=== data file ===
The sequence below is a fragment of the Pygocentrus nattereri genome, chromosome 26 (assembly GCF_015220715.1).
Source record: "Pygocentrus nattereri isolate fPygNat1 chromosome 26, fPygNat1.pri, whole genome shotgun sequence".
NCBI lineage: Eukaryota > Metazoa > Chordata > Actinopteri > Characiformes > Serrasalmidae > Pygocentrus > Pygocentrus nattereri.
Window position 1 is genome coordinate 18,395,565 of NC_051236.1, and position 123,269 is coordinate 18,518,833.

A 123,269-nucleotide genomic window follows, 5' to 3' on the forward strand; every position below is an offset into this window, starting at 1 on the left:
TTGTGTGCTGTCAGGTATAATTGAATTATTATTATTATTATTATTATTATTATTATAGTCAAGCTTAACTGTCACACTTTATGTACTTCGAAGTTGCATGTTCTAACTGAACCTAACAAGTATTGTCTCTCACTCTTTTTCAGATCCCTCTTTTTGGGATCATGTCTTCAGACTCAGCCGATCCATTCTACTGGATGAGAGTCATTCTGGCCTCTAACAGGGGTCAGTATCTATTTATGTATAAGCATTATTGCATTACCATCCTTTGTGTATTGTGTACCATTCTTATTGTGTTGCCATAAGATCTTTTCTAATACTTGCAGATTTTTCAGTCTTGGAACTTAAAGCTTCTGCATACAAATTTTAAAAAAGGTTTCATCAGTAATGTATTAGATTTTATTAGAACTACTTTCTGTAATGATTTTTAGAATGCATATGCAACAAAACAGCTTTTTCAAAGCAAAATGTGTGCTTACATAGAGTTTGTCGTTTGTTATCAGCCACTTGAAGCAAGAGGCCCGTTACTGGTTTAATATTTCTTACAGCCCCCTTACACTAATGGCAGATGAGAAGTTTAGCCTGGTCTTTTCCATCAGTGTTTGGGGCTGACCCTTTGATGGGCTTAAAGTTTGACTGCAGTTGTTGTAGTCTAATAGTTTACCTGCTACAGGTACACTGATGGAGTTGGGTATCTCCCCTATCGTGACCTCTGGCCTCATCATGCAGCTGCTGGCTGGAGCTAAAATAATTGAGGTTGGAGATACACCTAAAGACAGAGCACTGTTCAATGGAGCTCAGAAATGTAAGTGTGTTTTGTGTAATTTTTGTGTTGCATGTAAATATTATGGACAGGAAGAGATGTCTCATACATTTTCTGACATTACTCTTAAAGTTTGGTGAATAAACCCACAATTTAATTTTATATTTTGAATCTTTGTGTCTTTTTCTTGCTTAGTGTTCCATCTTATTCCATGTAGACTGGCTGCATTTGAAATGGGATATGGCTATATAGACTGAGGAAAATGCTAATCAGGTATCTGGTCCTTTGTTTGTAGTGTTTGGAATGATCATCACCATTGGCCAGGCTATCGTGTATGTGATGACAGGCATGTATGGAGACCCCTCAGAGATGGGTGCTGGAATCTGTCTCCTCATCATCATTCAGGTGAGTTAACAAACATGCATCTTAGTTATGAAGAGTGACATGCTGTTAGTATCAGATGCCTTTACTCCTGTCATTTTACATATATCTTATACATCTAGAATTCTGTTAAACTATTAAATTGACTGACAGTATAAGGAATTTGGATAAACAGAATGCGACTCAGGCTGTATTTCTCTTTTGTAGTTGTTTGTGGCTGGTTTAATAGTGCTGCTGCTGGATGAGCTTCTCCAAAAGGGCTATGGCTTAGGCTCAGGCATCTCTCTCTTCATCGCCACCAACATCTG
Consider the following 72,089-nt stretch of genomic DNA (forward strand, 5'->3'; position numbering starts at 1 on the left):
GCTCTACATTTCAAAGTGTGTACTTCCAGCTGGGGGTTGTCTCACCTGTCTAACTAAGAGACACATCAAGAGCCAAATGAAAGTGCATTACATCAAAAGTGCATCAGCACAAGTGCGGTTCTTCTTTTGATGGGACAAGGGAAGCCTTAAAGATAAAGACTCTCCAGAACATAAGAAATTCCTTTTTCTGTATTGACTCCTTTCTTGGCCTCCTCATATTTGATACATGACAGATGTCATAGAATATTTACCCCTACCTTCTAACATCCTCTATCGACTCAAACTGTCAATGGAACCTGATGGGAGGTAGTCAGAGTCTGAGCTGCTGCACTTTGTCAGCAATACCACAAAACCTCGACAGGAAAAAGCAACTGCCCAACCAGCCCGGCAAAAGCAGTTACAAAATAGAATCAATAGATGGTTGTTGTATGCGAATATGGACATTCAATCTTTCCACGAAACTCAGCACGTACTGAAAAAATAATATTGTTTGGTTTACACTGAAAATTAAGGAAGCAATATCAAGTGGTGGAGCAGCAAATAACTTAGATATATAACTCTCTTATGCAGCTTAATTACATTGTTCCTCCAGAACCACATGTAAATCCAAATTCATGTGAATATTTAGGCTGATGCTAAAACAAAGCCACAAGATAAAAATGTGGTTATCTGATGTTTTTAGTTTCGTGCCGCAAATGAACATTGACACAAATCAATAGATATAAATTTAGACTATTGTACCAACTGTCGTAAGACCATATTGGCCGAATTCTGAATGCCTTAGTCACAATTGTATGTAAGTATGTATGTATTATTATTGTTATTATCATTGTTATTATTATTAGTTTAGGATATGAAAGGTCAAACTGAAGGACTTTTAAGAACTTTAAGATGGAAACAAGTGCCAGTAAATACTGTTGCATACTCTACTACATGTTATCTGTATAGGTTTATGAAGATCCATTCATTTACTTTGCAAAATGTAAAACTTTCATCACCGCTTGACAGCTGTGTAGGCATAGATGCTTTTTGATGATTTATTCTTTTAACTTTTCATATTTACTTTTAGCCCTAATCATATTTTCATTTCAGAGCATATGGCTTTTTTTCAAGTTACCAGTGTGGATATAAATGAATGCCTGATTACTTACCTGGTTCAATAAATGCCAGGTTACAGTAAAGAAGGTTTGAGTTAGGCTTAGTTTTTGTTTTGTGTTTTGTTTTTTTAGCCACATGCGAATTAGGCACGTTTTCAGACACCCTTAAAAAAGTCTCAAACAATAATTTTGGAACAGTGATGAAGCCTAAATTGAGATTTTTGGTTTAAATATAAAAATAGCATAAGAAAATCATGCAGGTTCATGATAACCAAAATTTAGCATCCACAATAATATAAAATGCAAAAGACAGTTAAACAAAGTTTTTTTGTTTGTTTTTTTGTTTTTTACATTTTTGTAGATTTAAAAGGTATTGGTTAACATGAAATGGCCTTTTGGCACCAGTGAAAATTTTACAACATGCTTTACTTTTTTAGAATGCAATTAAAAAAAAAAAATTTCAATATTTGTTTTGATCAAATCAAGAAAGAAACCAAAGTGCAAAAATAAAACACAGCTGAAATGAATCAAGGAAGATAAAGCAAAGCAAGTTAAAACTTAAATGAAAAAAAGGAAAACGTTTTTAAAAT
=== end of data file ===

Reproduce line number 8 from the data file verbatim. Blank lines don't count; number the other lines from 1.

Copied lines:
GCTCTACATTTCAAAGTGTGTACTTCCAGCTGGGGGTTGTCTCACCTGTCTAACTAAGAGACACATCAAGAGCCAAATGAAAGTGCATTACATCAAAAGTGCATCAGCACAAGTGCGGTTCTTCTTTTGATGGGACAAGGGAAGCCTTAAAGATAAAGACTCTCCAGAACATAAGAAATTCCTTTTTCTGTATTGACTCCTTTCTTGGCCTCCTCATATTTGATACATGACAGATGTCATAGAATATTTACCCCTACCTTCTAACATCCTCTATCGACTCAAACTGTCAATGGAACCTGATGGGAGGTAGTCAGAGTCTGAGCTGCTGCACTTTGTCAGCAATACCACAAAACCTCGACAGGAAAAAGCAACTGCCCAACCAGCCCGGCAAAAGCAGTTACAAAATAGAATCAATAGATGGTTGTTGTATGCGAATATGGACATTCAATCTTTCCACGAAACTCAGCACGTACTGAAAAAATAATATTGTTTGGTTTACACTGAAAATTAAGGAAGCAATATCAAGTGGTGGAGCAGCAAATAACTTAGATATATAACTCTCTTATGCAGCTTAATTACATTGTTCCTCCAGAACCACATGTAAATCCAAATTCATGTGAATATTTAGGCTGATGCTAAAACAAAGCCACAAGATAAAAATGTGGTTATCTGATGTTTTTAGTTTCGTGCCGCAAATGAACATTGACACAAATCAATAGATATAAATTTAGACTATTGTACCAACTGTCGTAAGACCATATTGGCCGAATTCTGAATGCCTTAGTCACAATTGTATGTAAGTATGTATGTATTATTATTGTTATTATCATTGTTATTATTATTAGTTTAGGATATGAAAGGTCAAACTGAAGGACTTTTAAGAACTTTAAGATGGAAACAAGTGCCAGTAAATACTGTTGCATACTCTACTACATGTTATCTGTATAGGTTTATGAAGATCCATTCATTTACTTTGCAAAATGTAAAACTTTCATCACCGCTTGACAGCTGTGTAGGCATAGATGCTTTTTGATGATTTATTCTTTTAACTTTTCATATTTACTTTTAGCCCTAATCATATTTTCATTTCAGAGCATATGGCTTTTTTTCAAGTTACCAGTGTGGATATAAATGAATGCCTGATTACTTACCTGGTTCAATAAATGCCAGGTTACAGTAAAGAAGGTTTGAGTTAGGCTTAGTTTTTGTTTTGTGTTTTGTTTTTTTAGCCACATGCGAATTAGGCACGTTTTCAGACACCCTTAAAAAAGTCTCAAACAATAATTTTGGAACAGTGATGAAGCCTAAATTGAGATTTTTGGTTTAAATATAAAAATAGCATAAGAAAATCATGCAGGTTCATGATAACCAAAATTTAGCATCCACAATAATATAAAATGCAAAAGACAGTTAAACAAAGTTTTTTTGTTTGTTTTTTTGTTTTTTACATTTTTGTAGATTTAAAAGGTATTGGTTAACATGAAATGGCCTTTTGGCACCAGTGAAAATTTTACAACATGCTTTACTTTTTTAGAATGCAATTAAAAAAAAAAAATTTCAATATTTGTTTTGATCAAATCAAGAAAGAAACCAAAGTGCAAAAATAAAACACAGCTGAAATGAATCAAGGAAGATAAAGCAAAGCAAGTTAAAACTTAAATGAAAAAAAGGAAAACGTTTTTAAAAT